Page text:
Is Eurovegas Good for Spain? Its People, the Planet or Just Profit?
Barcelona and Madrid have always been rivals, and not only when it comes to football. Now, the two Spanish cities are competing for Eurovegas, Europe's biggest entertainment resort that is supposed to create plenty of well needed jobs in Spain, where the unemployment rate is skyrocketing. But will Las Vegas' business magnate Sheldon Adelson's project really help fight the crisis in Spain or make matters worth? It looks like a big gamble to me, and clearly not everyone is happy.
Hundreds of people demonstrated in Barcelona earlier this week, to protest against Eurovegas during the visit of the representatives of Las Vegas Sands who came to negotiate with Barcelona. The same happened in Madrid last month when Mr Adelson visited the capital. Moreover, plenty of campaigns have been launched by civil action groups to protest against the project, such as Eurovegas No for Barcelona, Detengamos EuroVegas for Madrid and Change.org where over 16.600 people signed the petition against Eurovegas so far. The reasons against this uproar are pretty obvious once you think about it.
On one hand this Vegas-style casino complex offers to the chosen city the “employment's jackpot: EuroVegas, it is claimed, will create up to 250,000 new jobs”, according to the Independent. At a time where Spain's unemployment rate is over 24%, this is a tempting offer. On the other hand, I think Spain can do better than becoming a nation of waiters, cleaners and prostitutes. Prostitution itself is not directly addressed in the Criminal Code of Spain although pimping is illegal. It is rumored that other, less fitting laws can be modified to please the project, just as “Madrid pledges to overturn smoking ban to attract €17bn EuroVegas casino” according to The Guardian yesterday.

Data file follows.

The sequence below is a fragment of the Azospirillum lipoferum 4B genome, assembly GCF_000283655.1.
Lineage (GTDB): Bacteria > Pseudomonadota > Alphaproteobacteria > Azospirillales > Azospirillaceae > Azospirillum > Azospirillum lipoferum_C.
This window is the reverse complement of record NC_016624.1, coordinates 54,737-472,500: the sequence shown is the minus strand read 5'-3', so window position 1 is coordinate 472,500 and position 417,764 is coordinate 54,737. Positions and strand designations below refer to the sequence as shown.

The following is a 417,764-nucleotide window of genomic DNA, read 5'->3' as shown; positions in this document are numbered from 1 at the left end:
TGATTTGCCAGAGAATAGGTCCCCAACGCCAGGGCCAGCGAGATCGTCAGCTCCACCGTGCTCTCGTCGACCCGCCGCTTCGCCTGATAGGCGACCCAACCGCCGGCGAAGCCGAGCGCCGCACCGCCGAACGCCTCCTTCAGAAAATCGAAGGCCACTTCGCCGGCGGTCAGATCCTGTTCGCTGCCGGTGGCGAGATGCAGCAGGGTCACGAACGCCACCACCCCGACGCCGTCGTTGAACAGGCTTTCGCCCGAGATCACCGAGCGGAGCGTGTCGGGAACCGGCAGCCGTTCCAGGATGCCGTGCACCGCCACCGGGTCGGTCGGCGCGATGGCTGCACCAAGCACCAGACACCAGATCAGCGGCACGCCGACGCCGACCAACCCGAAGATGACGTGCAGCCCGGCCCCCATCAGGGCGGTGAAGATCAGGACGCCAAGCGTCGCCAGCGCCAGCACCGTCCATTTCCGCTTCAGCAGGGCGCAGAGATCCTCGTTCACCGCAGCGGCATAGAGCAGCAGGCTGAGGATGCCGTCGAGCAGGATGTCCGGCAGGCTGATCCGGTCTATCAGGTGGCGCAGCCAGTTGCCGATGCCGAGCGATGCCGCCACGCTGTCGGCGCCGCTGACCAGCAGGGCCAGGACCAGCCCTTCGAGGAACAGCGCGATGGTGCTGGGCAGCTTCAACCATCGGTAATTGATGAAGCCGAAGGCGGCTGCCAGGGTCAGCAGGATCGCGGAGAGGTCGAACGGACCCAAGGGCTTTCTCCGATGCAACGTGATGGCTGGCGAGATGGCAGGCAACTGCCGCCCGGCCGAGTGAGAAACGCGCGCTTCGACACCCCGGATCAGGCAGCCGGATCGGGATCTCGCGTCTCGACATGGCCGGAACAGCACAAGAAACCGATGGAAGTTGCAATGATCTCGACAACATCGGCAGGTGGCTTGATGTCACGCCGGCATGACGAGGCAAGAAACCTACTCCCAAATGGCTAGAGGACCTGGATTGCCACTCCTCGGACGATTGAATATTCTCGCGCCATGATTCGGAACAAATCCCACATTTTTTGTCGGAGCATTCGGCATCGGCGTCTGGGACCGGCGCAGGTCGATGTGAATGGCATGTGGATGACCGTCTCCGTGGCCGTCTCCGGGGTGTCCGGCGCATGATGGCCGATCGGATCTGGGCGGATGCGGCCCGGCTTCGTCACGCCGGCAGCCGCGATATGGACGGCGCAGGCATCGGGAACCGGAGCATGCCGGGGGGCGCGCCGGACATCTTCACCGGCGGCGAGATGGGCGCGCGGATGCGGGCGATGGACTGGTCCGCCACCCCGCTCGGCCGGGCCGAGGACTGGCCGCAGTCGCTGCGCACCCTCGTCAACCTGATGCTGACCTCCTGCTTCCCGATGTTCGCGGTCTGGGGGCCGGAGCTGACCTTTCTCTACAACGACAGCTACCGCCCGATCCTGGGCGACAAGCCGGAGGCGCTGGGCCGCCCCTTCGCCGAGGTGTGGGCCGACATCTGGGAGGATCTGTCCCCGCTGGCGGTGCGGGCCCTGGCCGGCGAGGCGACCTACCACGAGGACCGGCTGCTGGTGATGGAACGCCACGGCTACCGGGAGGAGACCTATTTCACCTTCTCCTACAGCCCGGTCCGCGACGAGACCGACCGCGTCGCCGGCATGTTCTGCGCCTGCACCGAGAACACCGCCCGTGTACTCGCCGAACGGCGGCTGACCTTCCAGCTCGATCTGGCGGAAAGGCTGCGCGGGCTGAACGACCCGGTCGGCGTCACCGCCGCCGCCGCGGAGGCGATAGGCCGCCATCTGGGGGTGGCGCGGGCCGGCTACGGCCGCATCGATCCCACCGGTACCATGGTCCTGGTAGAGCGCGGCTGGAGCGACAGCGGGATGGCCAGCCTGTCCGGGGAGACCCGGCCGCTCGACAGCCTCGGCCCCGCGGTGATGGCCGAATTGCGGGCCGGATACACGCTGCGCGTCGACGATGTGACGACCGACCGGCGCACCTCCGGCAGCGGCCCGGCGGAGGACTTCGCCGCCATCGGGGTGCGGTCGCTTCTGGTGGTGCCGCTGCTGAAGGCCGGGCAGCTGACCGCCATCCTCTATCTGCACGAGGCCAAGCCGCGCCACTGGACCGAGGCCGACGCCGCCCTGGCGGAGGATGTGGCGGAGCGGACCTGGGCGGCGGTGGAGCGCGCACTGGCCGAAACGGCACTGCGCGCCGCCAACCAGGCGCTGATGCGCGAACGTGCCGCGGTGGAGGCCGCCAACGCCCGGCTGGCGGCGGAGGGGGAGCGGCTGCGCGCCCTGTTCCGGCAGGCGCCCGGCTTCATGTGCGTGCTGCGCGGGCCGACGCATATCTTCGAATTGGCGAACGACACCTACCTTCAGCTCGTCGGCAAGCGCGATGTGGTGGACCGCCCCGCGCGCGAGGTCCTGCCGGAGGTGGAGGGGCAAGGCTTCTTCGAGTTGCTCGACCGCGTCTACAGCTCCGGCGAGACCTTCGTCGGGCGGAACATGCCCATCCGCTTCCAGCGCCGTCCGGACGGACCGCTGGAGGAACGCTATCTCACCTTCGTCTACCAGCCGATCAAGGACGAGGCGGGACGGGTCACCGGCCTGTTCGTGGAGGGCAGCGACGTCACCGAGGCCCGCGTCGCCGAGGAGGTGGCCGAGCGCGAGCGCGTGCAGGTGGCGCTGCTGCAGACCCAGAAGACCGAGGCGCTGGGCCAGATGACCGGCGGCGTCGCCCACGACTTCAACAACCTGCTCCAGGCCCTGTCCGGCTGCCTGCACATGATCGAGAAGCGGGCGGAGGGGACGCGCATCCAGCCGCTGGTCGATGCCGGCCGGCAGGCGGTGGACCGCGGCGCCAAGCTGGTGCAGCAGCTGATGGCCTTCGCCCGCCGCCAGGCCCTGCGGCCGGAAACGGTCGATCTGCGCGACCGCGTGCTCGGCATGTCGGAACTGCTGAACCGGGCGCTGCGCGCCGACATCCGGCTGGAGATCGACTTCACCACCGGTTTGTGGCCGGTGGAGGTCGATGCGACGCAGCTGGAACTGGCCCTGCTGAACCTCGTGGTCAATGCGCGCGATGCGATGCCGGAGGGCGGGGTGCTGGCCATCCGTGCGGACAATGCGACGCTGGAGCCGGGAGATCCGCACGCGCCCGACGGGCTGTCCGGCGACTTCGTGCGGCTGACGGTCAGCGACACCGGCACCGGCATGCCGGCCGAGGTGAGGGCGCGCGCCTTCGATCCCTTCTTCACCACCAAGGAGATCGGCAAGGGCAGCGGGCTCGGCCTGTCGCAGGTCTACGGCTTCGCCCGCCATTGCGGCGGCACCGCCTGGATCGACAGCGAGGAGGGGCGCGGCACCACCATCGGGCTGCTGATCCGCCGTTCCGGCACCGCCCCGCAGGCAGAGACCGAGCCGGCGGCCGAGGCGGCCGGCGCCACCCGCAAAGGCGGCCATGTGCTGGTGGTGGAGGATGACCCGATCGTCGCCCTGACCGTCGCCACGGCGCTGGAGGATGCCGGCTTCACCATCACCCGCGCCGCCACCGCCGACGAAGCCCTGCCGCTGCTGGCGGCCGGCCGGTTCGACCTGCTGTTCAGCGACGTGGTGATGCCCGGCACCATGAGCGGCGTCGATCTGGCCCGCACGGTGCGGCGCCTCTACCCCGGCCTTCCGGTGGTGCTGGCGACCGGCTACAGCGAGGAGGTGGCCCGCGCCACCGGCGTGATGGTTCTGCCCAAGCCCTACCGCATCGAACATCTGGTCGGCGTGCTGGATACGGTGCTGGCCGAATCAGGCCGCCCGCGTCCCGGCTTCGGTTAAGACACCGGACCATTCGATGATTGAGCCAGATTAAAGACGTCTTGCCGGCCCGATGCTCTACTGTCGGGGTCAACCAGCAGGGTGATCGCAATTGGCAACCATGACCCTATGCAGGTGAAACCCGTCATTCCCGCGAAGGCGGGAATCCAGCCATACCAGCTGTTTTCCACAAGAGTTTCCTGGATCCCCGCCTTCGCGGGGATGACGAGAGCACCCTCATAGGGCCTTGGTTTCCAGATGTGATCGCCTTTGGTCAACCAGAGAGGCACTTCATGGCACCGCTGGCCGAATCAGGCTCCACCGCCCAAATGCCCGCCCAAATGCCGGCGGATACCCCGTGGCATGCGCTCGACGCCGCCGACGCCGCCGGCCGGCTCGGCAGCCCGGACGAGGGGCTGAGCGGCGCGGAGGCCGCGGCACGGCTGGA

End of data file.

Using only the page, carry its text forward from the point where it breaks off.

Adding to the social and ethical dilemma is the environmental impact of such a colossal undertaking that will need 36.000 hotel rooms and 18.000 slot machines. Eurovegas clearly has development needs such as bigger airports, roads, electricity consumption, etc., although it is unclear what they are and what the environmental damage would be. The area where Eurovegas would be build in Barcelona, the Llobregat Delta, is not a desert, but agricultural land where hundreds of people currently grow vegetables for the city and beyond. A small part, some 900 hectares near the Llobregat river, has been declared a special protection area for wild birds by the EU, of which part would end up replaced by casinos.
The Llobregat Delta is famous for producing artichokes and the “pota blava” chicken. Both have a 100 year history and have recently obtained the quality distinctive European Protected Geographical Indication (PGI), which they would loose should farmers be forced to grow their crop elsewhere. World-famous Catalan chef Ferran Adría is in favor of Eurovegas and, according to La Vanguardia, suggested that future restaurants and bars at the gambling complex should be inspired by Catalan food and also local, more exotic, restaurants. His vision of Eurovegas includes organic vegetable gardens and sustainable products- we can only hope that Mr. Adelson listened to him and didn't just enjoy his food. And maybe it would be possible to create a kind of green Las Vegas for eco-gambling but so far there is no mentioning anywhere of this project wanting to protect the environment, rather the opposite.
It is difficult to get a good understanding of the Eurovegas project due to lack of information, but it seems to me that Spain can do better than casinos, and should learn from the mistakes of the construction boom in previous years to not further destroy its heritage. If creating more entertainment is the solution to the crisis, why not build a visitor attraction like the Eden Project in Cornwall? (Yes I know... I guess we all know the answer to that!) For now, Madrid and Barcelona are waiting to see which city Mr Vegas will choose and if they can the money together to build the project. We will know more in September.